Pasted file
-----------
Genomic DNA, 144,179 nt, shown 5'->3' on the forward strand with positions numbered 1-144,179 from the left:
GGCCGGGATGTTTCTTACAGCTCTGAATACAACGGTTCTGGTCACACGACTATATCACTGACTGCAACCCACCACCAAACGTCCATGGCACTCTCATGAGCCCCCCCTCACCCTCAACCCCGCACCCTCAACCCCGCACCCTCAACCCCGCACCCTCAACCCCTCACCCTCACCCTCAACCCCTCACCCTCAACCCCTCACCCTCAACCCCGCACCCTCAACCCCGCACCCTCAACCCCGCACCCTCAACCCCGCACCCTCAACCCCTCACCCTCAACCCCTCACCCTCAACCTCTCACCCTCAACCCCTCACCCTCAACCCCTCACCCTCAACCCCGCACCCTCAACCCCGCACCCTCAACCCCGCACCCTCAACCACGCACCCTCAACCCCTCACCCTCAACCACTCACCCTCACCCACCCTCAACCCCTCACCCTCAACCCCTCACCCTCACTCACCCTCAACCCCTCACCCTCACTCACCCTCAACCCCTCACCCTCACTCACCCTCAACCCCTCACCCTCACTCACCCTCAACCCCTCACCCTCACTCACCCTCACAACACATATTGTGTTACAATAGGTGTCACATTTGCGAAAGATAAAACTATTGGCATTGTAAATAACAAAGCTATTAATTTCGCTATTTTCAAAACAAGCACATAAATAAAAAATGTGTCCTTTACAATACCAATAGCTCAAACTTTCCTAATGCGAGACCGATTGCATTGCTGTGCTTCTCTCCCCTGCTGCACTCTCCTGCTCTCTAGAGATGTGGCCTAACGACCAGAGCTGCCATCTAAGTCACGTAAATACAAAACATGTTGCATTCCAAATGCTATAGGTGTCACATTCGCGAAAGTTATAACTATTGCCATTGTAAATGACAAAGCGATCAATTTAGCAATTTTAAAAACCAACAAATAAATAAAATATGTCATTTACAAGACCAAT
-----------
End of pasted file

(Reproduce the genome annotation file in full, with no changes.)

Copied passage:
Genomic DNA, 144,179 nt, shown 5'->3' on the forward strand with positions numbered 1-144,179 from the left:
GGCCGGGATGTTTCTTACAGCTCTGAATACAACGGTTCTGGTCACACGACTATATCACTGACTGCAACCCACCACCAAACGTCCATGGCACTCTCATGAGCCCCCCCTCACCCTCAACCCCGCACCCTCAACCCCGCACCCTCAACCCCGCACCCTCAACCCCTCACCCTCACCCTCAACCCCTCACCCTCAACCCCTCACCCTCAACCCCGCACCCTCAACCCCGCACCCTCAACCCCGCACCCTCAACCCCGCACCCTCAACCCCTCACCCTCAACCCCTCACCCTCAACCTCTCACCCTCAACCCCTCACCCTCAACCCCTCACCCTCAACCCCGCACCCTCAACCCCGCACCCTCAACCCCGCACCCTCAACCACGCACCCTCAACCCCTCACCCTCAACCACTCACCCTCACCCACCCTCAACCCCTCACCCTCAACCCCTCACCCTCACTCACCCTCAACCCCTCACCCTCACTCACCCTCAACCCCTCACCCTCACTCACCCTCAACCCCTCACCCTCACTCACCCTCAACCCCTCACCCTCACTCACCCTCACAACACATATTGTGTTACAATAGGTGTCACATTTGCGAAAGATAAAACTATTGGCATTGTAAATAACAAAGCTATTAATTTCGCTATTTTCAAAACAAGCACATAAATAAAAAATGTGTCCTTTACAATACCAATAGCTCAAACTTTCCTAATGCGAGACCGATTGCATTGCTGTGCTTCTCTCCCCTGCTGCACTCTCCTGCTCTCTAGAGATGTGGCCTAACGACCAGAGCTGCCATCTAAGTCACGTAAATACAAAACATGTTGCATTCCAAATGCTATAGGTGTCACATTCGCGAAAGTTATAACTATTGCCATTGTAAATGACAAAGCGATCAATTTAGCAATTTTAAAAACCAACAAATAAATAAAATATGTCATTTACAAGACCAAT